The region of the Middle East and North Africa (MENA) appears to be an exception when it comes to the persistence of authoritarianism. Whereas most other regions in the world have embarked upon a path of democratisation, trends in the MENA appear to be adverse. Not only is the MENA’s record appalling in terms of electoral democracies, but the region, on average, has not experienced an improvement in civil liberties and political rights for the last thirty years (Bellin 2004). This paper will look at two aspects concerning the persistence of authoritarianism in the region. The principal aim will be to analyse what the principle cause for the persistence of authoritarianism in the MENA is. A secondary objective will be to establish whether the term MENA exceptionalism is applicable, or whether the persistence of authoritarianism in the region can be explained through general theories on the subject.
In terms of defining the MENA, there are a number of complications. Not all academics writing on the subject use the same definition; e.g. some include Israel, others claim it is socially and politically to divergent, similarly some scholars include Iran, whilst others claim Iran should not be included as it is not Arab. This paper uses the definition employed by Freedom House, one of the most prominent organisations with regard to classifying levels of democracy (Freedom House 2007).
The paper is structured in the following way: the next paragraph will look at the reasons why scholars deem the MENA to be exceptional, and which variables they believe contribute to the persistence of authoritarianism in the region. The same paragraph will then attempt to refute most of those arguments, arguing instead that rentierism is the principal independent variable with regards to the robustness of authoritarian regimes in the MENA. The third paragraph will focus on the concept of rentierism in general and more specifically its relation to oil rich countries. The fourth paragraph looks at how oil poor countries also benefit from rents and how it is possible that levels of authoritarianism in oil rich countries are not hugely affected by oil price fluctuations.
When academics refer to MENA exceptionalism, specifically in relation to the persistence of authoritarianism in the region, they generally mean the trend towards authoritarianism in the MENA, which is in contrast to that of other regions in the world, who are becoming more democratic (Lust-Okar 2003). A number of scholars claim that the MENA can not be applied to general theories concerning authoritarianism and democratisation. This in part has led to the marginalisation of the region in comparative studies (Hudson 2001) and general studies on political transition (Posusney 2004). This paper focuses on the importance of the effects of rent seeking on the persistence of authoritarianism. Therefore the following paragraph will primarily focus on the other proposed variables contributing to the persistence of authoritarianism in the region and attempt to refute them.
The reasons given for this seemingly paradoxical trend are many and varied. Richter (2007) identifies four overlapping theoretical perspectives; the Arab-Islamic political culture, a high degree of state coercion, high amounts of external rent revenues and inclusion or co-optation of key social groups. Bellin (2004) adds to this; weak civil society, large portions of the economy being in state hands, MENA countries being far removed from the epicentre of democracy and the poor, uneducated, unequal nature of these societies. Lust-Okar (2003, 2004) and other academics argue that the strength of authoritarian governments in the MENA lies in their ability to weaken the opposition either by co-optation or by fostering resentment and mistrust between secular and Islamic sectors of society.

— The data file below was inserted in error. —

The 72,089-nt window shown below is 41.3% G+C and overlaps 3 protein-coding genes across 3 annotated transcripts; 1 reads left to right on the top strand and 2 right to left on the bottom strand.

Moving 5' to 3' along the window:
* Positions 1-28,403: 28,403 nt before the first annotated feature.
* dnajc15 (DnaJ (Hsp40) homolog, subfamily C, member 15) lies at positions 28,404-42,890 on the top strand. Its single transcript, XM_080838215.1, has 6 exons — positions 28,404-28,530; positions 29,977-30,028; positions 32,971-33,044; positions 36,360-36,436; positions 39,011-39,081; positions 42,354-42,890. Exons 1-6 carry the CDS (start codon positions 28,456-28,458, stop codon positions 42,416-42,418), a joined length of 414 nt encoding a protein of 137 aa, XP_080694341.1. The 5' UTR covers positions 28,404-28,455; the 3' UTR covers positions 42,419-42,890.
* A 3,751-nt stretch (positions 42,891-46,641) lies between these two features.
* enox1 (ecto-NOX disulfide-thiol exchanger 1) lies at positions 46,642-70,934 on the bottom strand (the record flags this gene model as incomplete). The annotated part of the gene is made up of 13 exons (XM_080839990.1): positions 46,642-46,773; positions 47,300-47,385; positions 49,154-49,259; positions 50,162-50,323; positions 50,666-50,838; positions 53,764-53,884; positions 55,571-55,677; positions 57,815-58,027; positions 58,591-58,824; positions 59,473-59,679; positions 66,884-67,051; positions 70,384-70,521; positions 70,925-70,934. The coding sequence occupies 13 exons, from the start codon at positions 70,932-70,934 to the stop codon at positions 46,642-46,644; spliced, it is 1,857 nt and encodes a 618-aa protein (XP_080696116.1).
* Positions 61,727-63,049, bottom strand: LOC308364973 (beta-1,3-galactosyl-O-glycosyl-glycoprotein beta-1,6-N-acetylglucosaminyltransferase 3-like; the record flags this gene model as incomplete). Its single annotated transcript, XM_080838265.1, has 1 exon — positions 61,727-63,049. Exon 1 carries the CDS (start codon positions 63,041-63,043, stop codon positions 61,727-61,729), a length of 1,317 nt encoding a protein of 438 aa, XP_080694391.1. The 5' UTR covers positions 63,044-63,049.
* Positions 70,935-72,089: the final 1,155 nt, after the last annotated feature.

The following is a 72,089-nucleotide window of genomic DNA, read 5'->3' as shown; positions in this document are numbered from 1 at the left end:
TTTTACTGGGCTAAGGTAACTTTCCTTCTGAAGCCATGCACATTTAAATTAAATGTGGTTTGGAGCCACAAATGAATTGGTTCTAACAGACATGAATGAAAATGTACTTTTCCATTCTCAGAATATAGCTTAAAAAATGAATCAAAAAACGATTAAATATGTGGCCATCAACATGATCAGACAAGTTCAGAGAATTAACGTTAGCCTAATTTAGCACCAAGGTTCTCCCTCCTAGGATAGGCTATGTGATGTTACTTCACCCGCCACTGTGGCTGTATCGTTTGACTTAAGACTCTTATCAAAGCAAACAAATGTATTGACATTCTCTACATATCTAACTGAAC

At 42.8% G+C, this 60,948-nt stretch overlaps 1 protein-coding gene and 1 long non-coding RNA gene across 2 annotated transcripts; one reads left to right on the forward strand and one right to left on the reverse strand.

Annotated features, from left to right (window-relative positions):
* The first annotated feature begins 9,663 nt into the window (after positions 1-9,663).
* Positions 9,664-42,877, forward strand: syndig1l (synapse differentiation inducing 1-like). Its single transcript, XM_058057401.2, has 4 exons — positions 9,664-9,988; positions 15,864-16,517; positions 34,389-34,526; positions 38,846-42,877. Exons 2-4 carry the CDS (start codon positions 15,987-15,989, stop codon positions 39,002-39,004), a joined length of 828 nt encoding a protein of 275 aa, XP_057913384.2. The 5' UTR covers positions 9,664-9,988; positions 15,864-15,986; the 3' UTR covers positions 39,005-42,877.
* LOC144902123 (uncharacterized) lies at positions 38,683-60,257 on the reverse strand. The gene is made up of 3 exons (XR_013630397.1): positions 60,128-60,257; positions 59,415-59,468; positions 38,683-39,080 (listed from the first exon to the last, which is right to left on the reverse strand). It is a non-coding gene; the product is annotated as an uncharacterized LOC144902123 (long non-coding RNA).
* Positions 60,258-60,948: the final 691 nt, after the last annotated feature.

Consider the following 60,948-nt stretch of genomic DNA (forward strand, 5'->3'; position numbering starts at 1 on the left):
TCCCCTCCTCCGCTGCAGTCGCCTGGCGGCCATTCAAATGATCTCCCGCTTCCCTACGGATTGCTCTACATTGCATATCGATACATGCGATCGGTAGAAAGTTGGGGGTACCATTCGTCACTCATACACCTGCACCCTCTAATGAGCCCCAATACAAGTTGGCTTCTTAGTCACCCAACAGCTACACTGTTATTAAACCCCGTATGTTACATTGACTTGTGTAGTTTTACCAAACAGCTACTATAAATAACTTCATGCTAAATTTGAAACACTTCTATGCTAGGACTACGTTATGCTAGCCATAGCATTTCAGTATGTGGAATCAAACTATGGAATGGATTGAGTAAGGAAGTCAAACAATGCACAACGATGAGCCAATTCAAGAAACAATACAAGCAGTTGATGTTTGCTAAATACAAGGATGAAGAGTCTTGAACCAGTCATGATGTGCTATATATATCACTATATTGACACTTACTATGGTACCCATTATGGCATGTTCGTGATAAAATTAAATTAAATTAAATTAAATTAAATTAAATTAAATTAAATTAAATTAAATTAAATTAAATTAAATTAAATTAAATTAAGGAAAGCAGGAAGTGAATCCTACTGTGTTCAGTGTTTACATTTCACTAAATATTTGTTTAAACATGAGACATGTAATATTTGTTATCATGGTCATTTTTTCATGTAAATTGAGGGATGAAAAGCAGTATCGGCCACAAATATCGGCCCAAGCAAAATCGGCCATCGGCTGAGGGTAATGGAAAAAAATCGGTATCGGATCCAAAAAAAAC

Richter’s first point is largely based on Edward Said’s “orientalism”, which argues that Islamic values are incompatible with democracy, the conflation of religious and political authority and the subordination of civil society to that authority (Posusney 2004). This position has been reiterated by prominent scholars such as Huntington (1984). With regards to civil society, Norton (1993) notes that many scholars argue that civil society is insignificant or absent in the MENA. Quoting Gellner (in Norton 1993: 212): "[Muslim societies] are suffused with faith, indeed they suffer from a plethora of it, but they manifest at most a feeble yearning for civil society." Civil society is also linked to the degree of privatisation. It is claimed that incumbent rulers in the MENA have a strong desire to resist privatisation as a result of immediate costs of reform and change to the existing social contracts that flow forth from the status quo (Yousef 2004). The other variables given above will be explored in more detail in the next paragraph.
 Another variable put forward in Lust-Okar’s paper is the ‘Israel effect’ which is said to give authoritarian regimes greater legitimacy for propping up their military/coercive apparatuses.
- Quote paper
- Ralph Myers (Author), 2009, Persistence of Authoritarianism in the Middle East and North Africa, Munich, GRIN Verlag, https://www.grin.com/document/159578